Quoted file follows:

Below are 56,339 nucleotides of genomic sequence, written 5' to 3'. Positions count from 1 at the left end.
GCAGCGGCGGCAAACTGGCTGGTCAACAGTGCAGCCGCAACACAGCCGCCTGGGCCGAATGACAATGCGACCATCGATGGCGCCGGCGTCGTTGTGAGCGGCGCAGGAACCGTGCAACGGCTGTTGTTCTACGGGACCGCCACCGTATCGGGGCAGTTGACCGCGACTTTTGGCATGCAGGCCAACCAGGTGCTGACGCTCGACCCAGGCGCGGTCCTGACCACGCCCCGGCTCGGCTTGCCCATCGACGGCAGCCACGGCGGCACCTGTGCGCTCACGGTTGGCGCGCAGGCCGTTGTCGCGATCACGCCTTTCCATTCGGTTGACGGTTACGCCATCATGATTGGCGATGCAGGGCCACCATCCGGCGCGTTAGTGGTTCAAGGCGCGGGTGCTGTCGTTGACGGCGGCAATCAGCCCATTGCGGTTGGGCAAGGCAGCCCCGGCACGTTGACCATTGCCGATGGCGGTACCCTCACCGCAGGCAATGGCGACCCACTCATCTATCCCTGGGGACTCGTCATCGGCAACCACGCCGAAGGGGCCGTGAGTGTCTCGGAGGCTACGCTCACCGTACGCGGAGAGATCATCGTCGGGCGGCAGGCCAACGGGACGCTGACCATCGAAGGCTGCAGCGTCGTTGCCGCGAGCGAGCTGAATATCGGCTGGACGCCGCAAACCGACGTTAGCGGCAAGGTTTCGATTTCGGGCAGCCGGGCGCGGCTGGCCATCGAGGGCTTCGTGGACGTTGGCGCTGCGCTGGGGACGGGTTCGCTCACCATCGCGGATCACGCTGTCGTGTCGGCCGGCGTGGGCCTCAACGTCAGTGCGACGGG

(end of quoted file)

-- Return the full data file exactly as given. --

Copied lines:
Below are 56,339 nucleotides of genomic sequence, written 5' to 3'. Positions count from 1 at the left end.
GCAGCGGCGGCAAACTGGCTGGTCAACAGTGCAGCCGCAACACAGCCGCCTGGGCCGAATGACAATGCGACCATCGATGGCGCCGGCGTCGTTGTGAGCGGCGCAGGAACCGTGCAACGGCTGTTGTTCTACGGGACCGCCACCGTATCGGGGCAGTTGACCGCGACTTTTGGCATGCAGGCCAACCAGGTGCTGACGCTCGACCCAGGCGCGGTCCTGACCACGCCCCGGCTCGGCTTGCCCATCGACGGCAGCCACGGCGGCACCTGTGCGCTCACGGTTGGCGCGCAGGCCGTTGTCGCGATCACGCCTTTCCATTCGGTTGACGGTTACGCCATCATGATTGGCGATGCAGGGCCACCATCCGGCGCGTTAGTGGTTCAAGGCGCGGGTGCTGTCGTTGACGGCGGCAATCAGCCCATTGCGGTTGGGCAAGGCAGCCCCGGCACGTTGACCATTGCCGATGGCGGTACCCTCACCGCAGGCAATGGCGACCCACTCATCTATCCCTGGGGACTCGTCATCGGCAACCACGCCGAAGGGGCCGTGAGTGTCTCGGAGGCTACGCTCACCGTACGCGGAGAGATCATCGTCGGGCGGCAGGCCAACGGGACGCTGACCATCGAAGGCTGCAGCGTCGTTGCCGCGAGCGAGCTGAATATCGGCTGGACGCCGCAAACCGACGTTAGCGGCAAGGTTTCGATTTCGGGCAGCCGGGCGCGGCTGGCCATCGAGGGCTTCGTGGACGTTGGCGCTGCGCTGGGGACGGGTTCGCTCACCATCGCGGATCACGCTGTCGTGTCGGCCGGCGTGGGCCTCAACGTCAGTGCGACGGG